LVAD Living August 2014 - Page 10

The left ventricular assist device, or LVAD, is a mechanical pump that is implanted inside a person's chest to help a weakened heart ventricle pump blood throughout the body.

Unlike a total artificial heart, the LVAD doesn't replace the heart. It just helps it do its job. This can mean the difference between life and death for a person whose heart needs a rest after open-heart surgery, or for some patients waiting for a heart transplant (called "bridge to transplant").

LVADs may also be used as destination therapy, which is an alternative to transplant. Destination therapy is used for long-term support in some terminally ill patients whose condition makes them ineligible for heart transplantation.

The device, consists of an electric motor and a driveline. A connection to the left ventricle diverts blood from the heart to the pump. The motion of the pump then propels the blood back into the aorta—with enough force to be distributed adequately throughout the body.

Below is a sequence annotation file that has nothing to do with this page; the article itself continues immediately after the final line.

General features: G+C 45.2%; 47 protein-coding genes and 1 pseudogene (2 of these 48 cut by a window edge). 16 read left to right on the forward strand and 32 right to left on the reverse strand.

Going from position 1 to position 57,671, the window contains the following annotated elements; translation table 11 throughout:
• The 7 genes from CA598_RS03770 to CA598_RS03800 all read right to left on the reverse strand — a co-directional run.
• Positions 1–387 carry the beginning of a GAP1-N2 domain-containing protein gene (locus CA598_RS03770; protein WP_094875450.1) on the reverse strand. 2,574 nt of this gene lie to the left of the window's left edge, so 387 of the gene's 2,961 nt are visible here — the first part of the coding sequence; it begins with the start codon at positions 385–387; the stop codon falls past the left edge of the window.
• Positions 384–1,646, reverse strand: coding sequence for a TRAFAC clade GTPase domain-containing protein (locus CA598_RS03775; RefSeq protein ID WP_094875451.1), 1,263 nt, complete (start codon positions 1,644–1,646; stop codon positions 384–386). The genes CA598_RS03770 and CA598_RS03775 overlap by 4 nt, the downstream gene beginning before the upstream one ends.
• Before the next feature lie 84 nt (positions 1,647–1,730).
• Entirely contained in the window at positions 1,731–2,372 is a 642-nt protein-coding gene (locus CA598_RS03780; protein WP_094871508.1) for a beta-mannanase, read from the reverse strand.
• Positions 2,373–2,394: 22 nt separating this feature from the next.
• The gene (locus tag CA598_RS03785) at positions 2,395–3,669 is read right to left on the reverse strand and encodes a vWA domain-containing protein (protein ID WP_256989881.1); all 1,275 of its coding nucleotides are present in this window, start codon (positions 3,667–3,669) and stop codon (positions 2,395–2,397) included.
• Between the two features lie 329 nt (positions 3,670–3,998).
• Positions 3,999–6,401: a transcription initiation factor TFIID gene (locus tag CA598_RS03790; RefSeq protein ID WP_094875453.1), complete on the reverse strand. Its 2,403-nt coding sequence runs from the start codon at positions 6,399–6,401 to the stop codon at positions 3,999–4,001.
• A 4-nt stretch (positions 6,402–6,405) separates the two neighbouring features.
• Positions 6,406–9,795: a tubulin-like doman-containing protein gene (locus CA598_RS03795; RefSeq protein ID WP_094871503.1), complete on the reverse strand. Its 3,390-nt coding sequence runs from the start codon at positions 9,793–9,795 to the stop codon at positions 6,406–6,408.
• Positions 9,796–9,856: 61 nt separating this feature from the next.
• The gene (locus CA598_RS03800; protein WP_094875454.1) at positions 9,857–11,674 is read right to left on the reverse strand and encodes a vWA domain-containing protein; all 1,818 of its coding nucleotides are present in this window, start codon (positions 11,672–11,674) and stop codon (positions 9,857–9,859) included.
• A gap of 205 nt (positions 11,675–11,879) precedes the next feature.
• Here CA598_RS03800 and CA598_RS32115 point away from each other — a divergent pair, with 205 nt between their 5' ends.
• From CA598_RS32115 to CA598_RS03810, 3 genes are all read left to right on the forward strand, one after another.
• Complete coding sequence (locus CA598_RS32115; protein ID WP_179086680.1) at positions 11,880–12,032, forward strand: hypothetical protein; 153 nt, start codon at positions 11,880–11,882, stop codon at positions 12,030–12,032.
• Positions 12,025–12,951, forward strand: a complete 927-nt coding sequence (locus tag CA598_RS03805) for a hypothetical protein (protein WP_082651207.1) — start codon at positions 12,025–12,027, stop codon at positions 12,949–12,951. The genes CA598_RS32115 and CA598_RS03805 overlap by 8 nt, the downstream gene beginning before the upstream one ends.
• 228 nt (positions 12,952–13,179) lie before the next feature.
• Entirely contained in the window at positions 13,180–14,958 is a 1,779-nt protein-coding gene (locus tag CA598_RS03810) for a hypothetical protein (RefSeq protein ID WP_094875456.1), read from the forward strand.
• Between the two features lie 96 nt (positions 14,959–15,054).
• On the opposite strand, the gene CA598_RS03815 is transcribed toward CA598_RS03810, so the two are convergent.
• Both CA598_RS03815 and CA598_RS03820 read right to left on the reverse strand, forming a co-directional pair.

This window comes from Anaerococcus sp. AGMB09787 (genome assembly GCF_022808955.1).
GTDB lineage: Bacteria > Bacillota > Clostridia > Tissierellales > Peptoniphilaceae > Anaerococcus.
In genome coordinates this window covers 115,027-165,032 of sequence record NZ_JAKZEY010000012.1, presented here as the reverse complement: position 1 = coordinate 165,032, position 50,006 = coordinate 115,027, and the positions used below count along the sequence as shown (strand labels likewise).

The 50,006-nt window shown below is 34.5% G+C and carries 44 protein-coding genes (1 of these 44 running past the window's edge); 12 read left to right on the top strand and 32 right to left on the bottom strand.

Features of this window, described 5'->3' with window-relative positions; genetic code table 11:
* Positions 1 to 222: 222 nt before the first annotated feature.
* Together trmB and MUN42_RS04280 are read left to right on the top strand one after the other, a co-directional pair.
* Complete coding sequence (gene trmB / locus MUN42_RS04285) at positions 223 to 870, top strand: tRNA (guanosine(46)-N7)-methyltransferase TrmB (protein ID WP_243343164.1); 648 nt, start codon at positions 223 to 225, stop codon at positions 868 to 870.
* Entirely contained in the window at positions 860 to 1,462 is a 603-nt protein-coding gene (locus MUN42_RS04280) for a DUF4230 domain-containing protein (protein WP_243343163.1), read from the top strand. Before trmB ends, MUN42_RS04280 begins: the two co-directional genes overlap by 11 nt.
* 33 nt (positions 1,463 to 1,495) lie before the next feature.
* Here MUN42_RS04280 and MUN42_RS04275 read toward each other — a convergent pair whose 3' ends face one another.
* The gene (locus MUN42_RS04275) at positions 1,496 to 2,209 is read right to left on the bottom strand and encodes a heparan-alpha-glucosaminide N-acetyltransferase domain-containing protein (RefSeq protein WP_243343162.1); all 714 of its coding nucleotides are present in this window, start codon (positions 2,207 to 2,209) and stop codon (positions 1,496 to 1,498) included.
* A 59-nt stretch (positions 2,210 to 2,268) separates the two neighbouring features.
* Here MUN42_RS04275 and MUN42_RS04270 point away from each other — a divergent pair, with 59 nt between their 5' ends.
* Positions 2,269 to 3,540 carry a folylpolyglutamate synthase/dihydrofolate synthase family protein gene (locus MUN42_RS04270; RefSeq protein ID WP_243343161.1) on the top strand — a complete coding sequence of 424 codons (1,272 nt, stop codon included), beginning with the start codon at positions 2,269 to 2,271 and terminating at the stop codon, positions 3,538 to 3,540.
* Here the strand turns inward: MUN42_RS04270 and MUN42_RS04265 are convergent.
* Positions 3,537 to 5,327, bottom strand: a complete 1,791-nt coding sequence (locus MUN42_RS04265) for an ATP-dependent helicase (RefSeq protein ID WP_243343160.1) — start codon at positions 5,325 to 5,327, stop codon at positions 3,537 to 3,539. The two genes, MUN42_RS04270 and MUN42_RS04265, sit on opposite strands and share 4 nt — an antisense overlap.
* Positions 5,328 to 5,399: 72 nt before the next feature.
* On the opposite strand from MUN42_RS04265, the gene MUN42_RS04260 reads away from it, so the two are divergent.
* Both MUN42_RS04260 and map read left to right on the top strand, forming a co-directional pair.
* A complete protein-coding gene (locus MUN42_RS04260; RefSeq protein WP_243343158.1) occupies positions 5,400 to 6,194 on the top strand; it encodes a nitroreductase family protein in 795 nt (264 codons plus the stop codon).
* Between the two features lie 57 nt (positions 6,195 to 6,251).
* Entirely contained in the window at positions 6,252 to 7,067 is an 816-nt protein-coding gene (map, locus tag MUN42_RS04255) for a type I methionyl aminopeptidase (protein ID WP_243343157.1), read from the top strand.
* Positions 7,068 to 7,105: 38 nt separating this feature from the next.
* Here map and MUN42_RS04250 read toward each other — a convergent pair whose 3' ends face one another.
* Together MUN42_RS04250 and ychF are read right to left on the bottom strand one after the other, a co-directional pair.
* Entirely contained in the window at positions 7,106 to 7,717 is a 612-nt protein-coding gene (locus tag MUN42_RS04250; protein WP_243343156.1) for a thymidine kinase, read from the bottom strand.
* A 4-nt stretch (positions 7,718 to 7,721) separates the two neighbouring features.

The pumps used in LVADs can be divided into two main categories: pulsatile and continuous-flow.


In addition to extending the life of the patient's own heart, the improved blood flow to the body allows patients to breathe easier and experience less fatigue. Since the LVAD system is relatively easy to use, patients can leave the hospital setting with the implanted device and return to the activities of normal life.

A Little VAD History

The first successful long-term implantation of an artificial LVAD was conducted in 1988 by Dr. William F. Bernhard of Children's Hospital Medical Center.

The early VADs emulated the heart by using a "pulsatile" action where blood is alternately sucked into the pump from the left ventricle then forced out into the aorta.

More recent work has concentrated on continuous flow pumps, which can be roughly categorized as either centrifugal pumps or axial flow impeller driven pumps.

Peter Houghton was the longest surviving recipient of a VAD for permanent use. He received an experimental Jarvik 2000 LVAD in June 2000. Since then, he completed a 91-mile charity walk, published two books, lectured widely, hiked in the Swiss Alps and the American West, flew in an ultra-light aircraft, and traveled extensively around the world. He died of acute renal failure in 2007 at the age of 69.